Posts Tagged ‘Wildlife Tours

18
Sep
18

Spat

The feeding behavior of waders here in North Norfolk is sometimes interesting to watch. It’s not impossible to find a flock of Ruff feeding in complete harmony side by side and then on another occasion it seems as though they’re at war. These two Ruff were having a particular vicious spat with one limping away from the encounter.

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06
Sep
18

Life is Golden

I know they are released exotics but ‘by-heck!’ Golden Pheasants are full of colour. When we saw this one a lady nearby wanted to know what sort of chicken it was!?!?!

12
Aug
18

Racing Post

Paddock inspections of horses before they race is not an exact science but it helps you choose the animal on which you can loose your money. I don’t really do a bundle on horse racing but I do like the pageantry and colours of the occasion. If the weather’s good it’s an enjoyable summer’s day out. Anyways, late July saw me at Newmarket trying to choose a winner at the parade ground before the 3:30 race. A sign in front of me clearly stated I shouldn’t go any further and should stand well back from the frisky horses. The sign was mounted on a metal pole which was obviously hollow. There was a drilled hole about 8mm wide halfway up the pole which I guess had previously hosted fixings but was no longer in use. As the horses paraded by in all their pent up glory something caught my eye hovering about a foot from my face. It buzzed. I always look at buzzy things. Ever since as a five year old just starting school I was stung by a bee. It’s an automatic self preservation thing. The sound emanated from a bee carrying a rolled-up leaf between its legs. It was a leaf cutter bee. The bee promptly disappeared into the hole in the pole and pulled in the leaf behind it. I fumbled for my phone and was hopelessly slow at opening the camera to get a shot. There are around six species of leaf cutter bee in the UK and I wanted to see which one had taken up residence in this extremely hot metal tube. It returned several times and I never did manage a good enough picture to clarify identity.

We were sat in a hide last week watching a Bittern when another buzzy thing entered my personal space. It was another leaf cutter. I was able to identify this individual as a ‘Patchwork Leaf Cutter Bee’ based on the gingery sticky-out hairs on the underside of the abdomen. A common enough species but a small industrious thing of fascination.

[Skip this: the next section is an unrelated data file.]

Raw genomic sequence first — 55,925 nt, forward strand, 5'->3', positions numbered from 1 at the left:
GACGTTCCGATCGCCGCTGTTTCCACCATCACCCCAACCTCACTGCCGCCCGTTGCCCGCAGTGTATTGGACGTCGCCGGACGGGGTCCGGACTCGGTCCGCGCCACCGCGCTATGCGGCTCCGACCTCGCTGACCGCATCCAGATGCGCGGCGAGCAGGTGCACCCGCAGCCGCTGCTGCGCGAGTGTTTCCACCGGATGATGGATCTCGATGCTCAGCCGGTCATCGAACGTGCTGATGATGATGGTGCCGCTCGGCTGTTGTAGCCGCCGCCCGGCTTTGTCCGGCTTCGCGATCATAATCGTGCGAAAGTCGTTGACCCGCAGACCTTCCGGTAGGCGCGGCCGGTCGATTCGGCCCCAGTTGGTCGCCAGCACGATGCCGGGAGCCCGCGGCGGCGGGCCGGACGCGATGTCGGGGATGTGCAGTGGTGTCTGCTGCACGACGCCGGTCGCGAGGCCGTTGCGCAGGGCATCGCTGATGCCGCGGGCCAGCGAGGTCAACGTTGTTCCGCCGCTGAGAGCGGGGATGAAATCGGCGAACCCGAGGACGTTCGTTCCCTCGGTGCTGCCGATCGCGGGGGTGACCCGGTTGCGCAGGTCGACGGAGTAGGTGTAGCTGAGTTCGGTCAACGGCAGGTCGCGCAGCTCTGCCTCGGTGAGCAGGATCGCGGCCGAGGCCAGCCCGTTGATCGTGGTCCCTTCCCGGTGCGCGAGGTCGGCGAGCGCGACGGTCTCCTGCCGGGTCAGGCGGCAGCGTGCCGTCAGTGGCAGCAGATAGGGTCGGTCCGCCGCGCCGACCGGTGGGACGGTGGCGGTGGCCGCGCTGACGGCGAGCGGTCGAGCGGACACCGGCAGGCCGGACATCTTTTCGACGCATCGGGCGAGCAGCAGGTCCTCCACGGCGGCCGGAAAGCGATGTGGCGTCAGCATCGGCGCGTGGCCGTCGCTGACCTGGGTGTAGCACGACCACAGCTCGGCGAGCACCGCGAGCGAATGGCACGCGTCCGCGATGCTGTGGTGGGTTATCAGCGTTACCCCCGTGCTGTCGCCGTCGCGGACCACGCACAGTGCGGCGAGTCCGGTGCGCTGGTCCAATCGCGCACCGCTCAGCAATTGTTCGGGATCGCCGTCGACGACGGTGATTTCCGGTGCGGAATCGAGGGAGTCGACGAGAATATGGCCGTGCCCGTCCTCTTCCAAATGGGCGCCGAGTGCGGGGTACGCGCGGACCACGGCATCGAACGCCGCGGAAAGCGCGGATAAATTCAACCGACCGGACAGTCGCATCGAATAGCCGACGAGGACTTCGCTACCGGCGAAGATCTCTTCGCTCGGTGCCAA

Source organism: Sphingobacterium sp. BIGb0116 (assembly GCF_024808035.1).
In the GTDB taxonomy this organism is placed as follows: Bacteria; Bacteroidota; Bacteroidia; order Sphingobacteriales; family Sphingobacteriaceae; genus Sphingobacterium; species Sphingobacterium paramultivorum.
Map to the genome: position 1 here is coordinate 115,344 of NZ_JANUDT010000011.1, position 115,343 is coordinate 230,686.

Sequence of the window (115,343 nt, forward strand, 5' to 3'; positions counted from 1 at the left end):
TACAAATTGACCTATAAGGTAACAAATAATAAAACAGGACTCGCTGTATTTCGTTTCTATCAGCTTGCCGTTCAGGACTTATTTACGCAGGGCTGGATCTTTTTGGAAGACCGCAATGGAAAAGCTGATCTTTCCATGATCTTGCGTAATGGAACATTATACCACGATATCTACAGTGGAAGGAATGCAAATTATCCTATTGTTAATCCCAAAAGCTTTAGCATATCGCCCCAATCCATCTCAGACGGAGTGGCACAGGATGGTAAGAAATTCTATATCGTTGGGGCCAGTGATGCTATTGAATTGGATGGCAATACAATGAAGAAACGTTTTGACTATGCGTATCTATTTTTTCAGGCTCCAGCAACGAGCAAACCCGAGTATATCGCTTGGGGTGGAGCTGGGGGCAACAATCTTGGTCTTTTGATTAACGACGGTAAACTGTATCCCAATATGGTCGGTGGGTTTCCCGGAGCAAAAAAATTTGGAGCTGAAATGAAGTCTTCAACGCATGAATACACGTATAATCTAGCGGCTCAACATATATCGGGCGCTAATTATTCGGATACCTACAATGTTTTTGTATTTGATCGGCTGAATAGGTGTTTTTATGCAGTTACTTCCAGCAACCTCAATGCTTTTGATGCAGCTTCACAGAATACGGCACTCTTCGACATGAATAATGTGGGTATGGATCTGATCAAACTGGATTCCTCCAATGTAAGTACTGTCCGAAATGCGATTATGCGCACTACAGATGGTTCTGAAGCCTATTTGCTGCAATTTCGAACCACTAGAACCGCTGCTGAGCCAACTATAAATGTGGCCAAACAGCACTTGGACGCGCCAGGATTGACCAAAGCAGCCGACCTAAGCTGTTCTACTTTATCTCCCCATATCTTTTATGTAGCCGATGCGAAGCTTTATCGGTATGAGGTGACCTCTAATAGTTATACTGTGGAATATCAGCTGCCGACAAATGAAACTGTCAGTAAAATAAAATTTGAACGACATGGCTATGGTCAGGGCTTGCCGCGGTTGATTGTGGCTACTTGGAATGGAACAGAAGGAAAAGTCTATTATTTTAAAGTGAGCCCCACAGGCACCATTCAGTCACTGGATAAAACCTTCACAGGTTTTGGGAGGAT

15
Jul
18

Reedbed Denizens

On a tour recently to an area of extensive reedbed we were treated to superb and extended views of both Bittern and Bearded Tit.

I’m constantly surprised by how many of my guests have not seen Bearded Tit and wish to do so. It’s not a difficult species to see but knowing the call makes it soooo much easier.

11
Jul
18

Back to Black

The trip to Mull this year gave us some pretty good wildlife encounters; not least with Black Guillemot. I particularly liked this shot in bright sunshine of an individual swimming below us. There are still places available on next years tour

05
Jul
18

A broken necklace of glass beads

Thrown up on the beaches here in North Norfolk the other week was a small wreck of Sea Gooseberries. These Comb Jellies are carnivores but won’t sting you; they lack stinging cell. However they have sticky tentacles that catch passing small copepods. Laid on the beach they looked like a scattering of glass beads catching the sunshine.

 

16
Dec
17

It could get ‘otter

On a Suffolk/Norfolk border tour last week we stumbled across an Otter in the river at Santon Downham. It was completely aware we were there of course but carried on with its fishing regardless. Enigmatic gorgeous creatures Otters!




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